Why Impact Tuning?

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Better for your body, tuning, life, and business.

A properly designed impact tuning lever offers many benefits whether you are just learning to tune pianos or a professional with many years of experience. For aspiring piano technicians, impact tuning technique is faster and easier to learn. It is possible to be tuning pianos like a pro in much shorter time than if you learned with only a traditional tuning lever. You will also be learning a method that is far easier on your body than the standard tuning lever method, reaping benefits for years to come.

Tuning a vertical piano with a standard tuning lever requires the technician to strain directly against the pin, often in an uncomfortable arm and body position adding stress and taking a physical toll over time. The technique relies significantly more on upper body strength for control, especially when tuning pianos with tight tuning pins. However, impact levers gradually accelerate a moving weight to transfer energy into the pin, minimizing body strain. If you have neck, shoulder, arm, wrist, or hand problems, impact tuning can be a true relief.

Several impact levers have been produced in the past, but were far too heavily weighted to allow fine tuning, with force varying from 150% to as much as 200% more than needed! When the force applied is too great or off balance, fine control for tuning is difficult to impossible. Many tuners have tried impact levers and given up because of unwieldy design and sloppy construction. The CyberHammer design places a 1 inch (2.5cm) diameter 7oz (198g) weight at a 7.5 inch (19cm) radius. This ratio allows the tuner enough thrust for tight pins and pitch raises without sacrificing extremely fine manipulation of piano tuning pins, yet the weight remains as light as possible with dimensions that work well in the piano.

There are four basic parts to the CyberHammer's much-improved impact lever design: the extension assembly, head, shaft, and weight. The extension assembly, which includes the tuning tip, pivots 45 degrees in the head. The head is connected to the weight by the spine, or shaft.

The impact tuning method uses the forearm muscles to throw a small weight which impacts the tuning pin and jerks the pin either sharp or flat, thus counteracting the static friction between the tuning pin and the pinblock. The tuner controls both the length of the throw and the force applied to vary the effect on the tuning pin and string.

This method makes tuning easier to learn for beginners since it minimizes two very nasty effects:

1) Torque on the pin. As a traditional lever slowly moves the pin in the pinblock, torque is applied unevenly along its length. The impact lever predictably moves the whole pin in the pinblock at once in a single jerk motion. The pin is more uniformly "set" in the block.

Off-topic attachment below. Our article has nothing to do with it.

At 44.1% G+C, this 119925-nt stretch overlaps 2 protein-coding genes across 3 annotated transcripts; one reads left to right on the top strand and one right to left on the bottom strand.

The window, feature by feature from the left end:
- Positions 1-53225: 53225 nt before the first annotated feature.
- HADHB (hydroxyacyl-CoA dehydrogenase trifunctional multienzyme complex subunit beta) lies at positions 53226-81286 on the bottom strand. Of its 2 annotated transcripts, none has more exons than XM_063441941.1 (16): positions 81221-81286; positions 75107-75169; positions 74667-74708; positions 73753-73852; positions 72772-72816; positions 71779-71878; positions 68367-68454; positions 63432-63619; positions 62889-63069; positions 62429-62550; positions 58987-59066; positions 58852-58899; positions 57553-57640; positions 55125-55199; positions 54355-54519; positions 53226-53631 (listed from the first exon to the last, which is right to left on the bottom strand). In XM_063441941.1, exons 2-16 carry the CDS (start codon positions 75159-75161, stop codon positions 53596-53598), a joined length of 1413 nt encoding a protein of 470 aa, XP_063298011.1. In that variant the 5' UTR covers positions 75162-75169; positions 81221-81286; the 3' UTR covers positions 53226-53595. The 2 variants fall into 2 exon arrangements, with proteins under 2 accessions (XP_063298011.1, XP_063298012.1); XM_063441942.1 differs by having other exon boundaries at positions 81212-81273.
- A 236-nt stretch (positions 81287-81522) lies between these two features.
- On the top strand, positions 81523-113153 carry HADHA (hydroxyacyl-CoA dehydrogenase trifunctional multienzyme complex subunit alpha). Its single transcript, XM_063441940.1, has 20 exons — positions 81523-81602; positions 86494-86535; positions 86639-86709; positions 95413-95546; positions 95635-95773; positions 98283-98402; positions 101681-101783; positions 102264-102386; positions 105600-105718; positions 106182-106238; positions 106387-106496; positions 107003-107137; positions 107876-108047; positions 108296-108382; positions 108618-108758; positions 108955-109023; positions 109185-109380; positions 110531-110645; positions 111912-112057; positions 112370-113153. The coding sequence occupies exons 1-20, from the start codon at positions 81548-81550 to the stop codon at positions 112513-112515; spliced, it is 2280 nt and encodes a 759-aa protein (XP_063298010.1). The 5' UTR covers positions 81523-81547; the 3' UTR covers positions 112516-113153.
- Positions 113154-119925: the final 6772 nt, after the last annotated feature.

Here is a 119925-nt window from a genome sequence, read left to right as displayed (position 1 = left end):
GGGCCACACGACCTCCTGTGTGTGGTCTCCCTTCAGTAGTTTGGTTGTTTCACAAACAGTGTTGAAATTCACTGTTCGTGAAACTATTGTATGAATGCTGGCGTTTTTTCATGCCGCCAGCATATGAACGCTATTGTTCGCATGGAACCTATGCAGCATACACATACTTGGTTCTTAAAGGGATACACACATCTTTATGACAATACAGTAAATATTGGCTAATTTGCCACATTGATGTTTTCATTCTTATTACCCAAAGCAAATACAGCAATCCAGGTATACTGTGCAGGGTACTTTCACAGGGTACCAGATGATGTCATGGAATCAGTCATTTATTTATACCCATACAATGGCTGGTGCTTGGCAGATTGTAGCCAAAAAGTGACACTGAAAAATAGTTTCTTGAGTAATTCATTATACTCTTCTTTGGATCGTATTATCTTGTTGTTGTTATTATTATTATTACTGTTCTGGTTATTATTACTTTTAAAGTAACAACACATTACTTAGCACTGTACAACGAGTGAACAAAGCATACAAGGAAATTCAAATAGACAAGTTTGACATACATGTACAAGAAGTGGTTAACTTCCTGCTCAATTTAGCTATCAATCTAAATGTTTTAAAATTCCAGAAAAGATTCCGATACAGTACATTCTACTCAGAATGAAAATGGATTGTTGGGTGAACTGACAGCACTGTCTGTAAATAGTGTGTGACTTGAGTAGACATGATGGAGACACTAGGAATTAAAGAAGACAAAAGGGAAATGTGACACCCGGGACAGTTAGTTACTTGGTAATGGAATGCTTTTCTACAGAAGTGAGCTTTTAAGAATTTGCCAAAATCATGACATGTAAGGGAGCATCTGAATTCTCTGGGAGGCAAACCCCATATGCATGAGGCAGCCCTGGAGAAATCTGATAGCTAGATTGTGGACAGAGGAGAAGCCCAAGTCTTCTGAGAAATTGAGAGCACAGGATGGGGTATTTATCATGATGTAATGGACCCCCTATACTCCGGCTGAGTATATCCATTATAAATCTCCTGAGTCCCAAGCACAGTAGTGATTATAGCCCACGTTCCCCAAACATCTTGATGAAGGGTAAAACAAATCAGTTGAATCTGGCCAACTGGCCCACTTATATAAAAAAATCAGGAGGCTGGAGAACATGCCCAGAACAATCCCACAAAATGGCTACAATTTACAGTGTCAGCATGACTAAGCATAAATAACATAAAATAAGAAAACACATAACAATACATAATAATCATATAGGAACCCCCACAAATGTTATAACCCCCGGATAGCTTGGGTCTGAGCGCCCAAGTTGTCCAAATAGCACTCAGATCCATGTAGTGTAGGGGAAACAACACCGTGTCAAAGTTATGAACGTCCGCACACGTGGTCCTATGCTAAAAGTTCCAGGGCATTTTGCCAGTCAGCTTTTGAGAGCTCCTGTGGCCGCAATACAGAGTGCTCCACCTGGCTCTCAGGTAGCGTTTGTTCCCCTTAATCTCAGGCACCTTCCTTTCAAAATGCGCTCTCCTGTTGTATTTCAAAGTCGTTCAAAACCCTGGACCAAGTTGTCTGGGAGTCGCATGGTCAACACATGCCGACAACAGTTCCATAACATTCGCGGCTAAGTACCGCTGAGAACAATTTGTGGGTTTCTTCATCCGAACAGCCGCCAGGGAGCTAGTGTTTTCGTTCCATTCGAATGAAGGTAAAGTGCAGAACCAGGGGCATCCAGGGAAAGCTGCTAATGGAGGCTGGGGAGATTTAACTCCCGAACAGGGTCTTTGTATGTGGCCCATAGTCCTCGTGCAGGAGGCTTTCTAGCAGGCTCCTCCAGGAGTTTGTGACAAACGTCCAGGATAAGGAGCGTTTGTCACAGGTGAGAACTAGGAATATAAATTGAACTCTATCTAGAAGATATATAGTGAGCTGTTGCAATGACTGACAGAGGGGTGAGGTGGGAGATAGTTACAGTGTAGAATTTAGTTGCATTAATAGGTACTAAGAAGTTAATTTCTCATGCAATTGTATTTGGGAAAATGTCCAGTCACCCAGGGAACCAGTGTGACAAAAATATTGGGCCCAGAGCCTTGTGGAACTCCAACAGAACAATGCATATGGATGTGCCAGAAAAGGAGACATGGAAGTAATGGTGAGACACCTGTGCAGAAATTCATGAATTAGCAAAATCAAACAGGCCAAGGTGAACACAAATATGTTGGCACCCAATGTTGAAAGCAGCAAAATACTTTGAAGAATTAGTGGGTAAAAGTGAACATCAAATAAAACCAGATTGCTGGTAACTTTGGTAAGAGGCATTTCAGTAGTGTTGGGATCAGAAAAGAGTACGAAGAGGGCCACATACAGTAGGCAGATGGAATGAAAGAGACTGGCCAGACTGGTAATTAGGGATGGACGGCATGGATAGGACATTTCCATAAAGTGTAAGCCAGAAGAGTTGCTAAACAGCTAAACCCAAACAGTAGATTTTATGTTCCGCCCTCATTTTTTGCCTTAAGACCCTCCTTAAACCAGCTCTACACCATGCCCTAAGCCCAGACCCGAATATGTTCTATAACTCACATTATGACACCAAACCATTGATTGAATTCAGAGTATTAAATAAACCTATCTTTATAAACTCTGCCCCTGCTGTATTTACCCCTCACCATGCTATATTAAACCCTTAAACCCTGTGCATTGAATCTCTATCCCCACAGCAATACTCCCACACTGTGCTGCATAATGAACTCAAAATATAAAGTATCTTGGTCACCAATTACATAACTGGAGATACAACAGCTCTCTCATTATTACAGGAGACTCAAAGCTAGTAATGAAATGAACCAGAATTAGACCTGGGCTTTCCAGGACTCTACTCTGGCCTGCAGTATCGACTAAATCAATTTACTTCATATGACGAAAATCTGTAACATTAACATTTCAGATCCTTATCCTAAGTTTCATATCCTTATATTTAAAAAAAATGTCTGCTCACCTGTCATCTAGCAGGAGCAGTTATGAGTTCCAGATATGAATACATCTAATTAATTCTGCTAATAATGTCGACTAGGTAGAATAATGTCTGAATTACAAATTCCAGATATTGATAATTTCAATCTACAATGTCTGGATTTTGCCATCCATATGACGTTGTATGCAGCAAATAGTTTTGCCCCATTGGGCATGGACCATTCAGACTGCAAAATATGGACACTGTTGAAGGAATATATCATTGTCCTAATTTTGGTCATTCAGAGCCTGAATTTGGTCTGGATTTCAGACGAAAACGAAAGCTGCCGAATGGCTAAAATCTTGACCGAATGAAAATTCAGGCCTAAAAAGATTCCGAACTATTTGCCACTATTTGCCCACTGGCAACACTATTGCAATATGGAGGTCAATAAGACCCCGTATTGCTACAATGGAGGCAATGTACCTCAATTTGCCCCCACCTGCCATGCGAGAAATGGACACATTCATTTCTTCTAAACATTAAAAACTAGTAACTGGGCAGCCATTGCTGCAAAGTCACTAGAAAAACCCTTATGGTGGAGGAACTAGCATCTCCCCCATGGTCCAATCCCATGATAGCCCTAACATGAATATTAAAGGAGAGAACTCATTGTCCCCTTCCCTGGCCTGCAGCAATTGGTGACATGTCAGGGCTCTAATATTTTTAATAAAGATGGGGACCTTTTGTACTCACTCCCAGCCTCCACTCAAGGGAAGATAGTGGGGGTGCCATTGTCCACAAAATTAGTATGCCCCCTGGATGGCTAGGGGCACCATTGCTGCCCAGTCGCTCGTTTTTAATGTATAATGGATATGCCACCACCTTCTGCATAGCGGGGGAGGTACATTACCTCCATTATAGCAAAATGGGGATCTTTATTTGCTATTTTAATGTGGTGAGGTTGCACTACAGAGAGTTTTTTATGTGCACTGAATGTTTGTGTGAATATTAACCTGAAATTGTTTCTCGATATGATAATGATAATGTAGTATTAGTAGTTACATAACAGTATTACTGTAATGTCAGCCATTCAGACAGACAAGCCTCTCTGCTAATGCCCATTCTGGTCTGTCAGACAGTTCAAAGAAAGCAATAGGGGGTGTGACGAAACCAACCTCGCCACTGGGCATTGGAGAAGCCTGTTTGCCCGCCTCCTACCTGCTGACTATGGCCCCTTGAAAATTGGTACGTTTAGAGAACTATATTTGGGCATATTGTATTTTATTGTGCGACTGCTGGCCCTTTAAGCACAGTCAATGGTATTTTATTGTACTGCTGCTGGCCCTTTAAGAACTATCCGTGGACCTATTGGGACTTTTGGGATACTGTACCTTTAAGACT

2) Unpredictably bending the pin (aka "flagpoling"). Since the tuner has very little leverage on the pin,it is difficult to accidentally leave the pin bent in a way which will affect the pitch.

Minimizing these two tuning stability problems enables new tuners to focus on setting the pitch and the string, and they achieve stable, accurate results much more quickly. We have seen many people learn to tune with amazing stability in just a few months. Once new tuners have mastered the basics with impact tuning technique, learning traditional tuning technique on grand pianos is much easier.

Our standard impact lever is designed to work particularly well with vertical pianos. For Grand pianos we recommend our Grand CyberHammer. The Reyburn CyberHammer is 100% made in the USA and equipped with a high quality European Taffijn tuning tip.

Impact tuning is not difficult to master with time and commitment. Most new tuners find impact tuning to be intuitive and easy to learn. However, as it is very different from traditional tuning lever skills, it is common to require time and tunings before becoming comfortable with the new skill.

How to use the CyberHammer:

The easiest way to hold the impact lever is with the hand near the tuning tip end, as close as possible to the rotating extension. The grip can be with the extension between the small and ring finger, or with all fingers just above the extension. Loosely hold the lever and fling the weight lightly to the left or right. Do not force the lever into the pin, rather allow the weight to impact the pin freely. The lever can rotate about 45 degrees.

The amount of impact on the tuning pin may be varied by throwing the weight with more or less force or by using a portion of the 45 degree arc. Tuning becomes intuitive as you learn to combine both techniques.

Experienced tuners: Begin by using the impact lever for pitch changes only. Do not try fine tuning for time sensitive customers until you feel completely comfortable in pitch raises. Many find they are tempted to give up on impact tuning after a few pianos. Steel yourself to stick with it! Once learned, impact tuning is as fast, accurate, and stable as traditional technique. It takes persistence, determination and time. You will be glad you did in the long run, and your new skills will preserve your body and your ability to make a living tuning pianos.

Impact tuning technique seems easier to learn for beginners than experienced technicians. Many find they need to pitch raise many pianos before they feel confident enough to fine tune with it. Learning impact tuning pays off big long term with less stress on your body! If you persevere, one day after a pitch raise you will find you've forgotten to switch to your traditional lever for the fine tuning. At this point you have graduated to a full-fledged impact tuner!

For pianos with very tight pinblocks, a weight riser is available to add mass and increase the swing radius. Simply unscrew the weight and screw the riser on between the weight and the handle.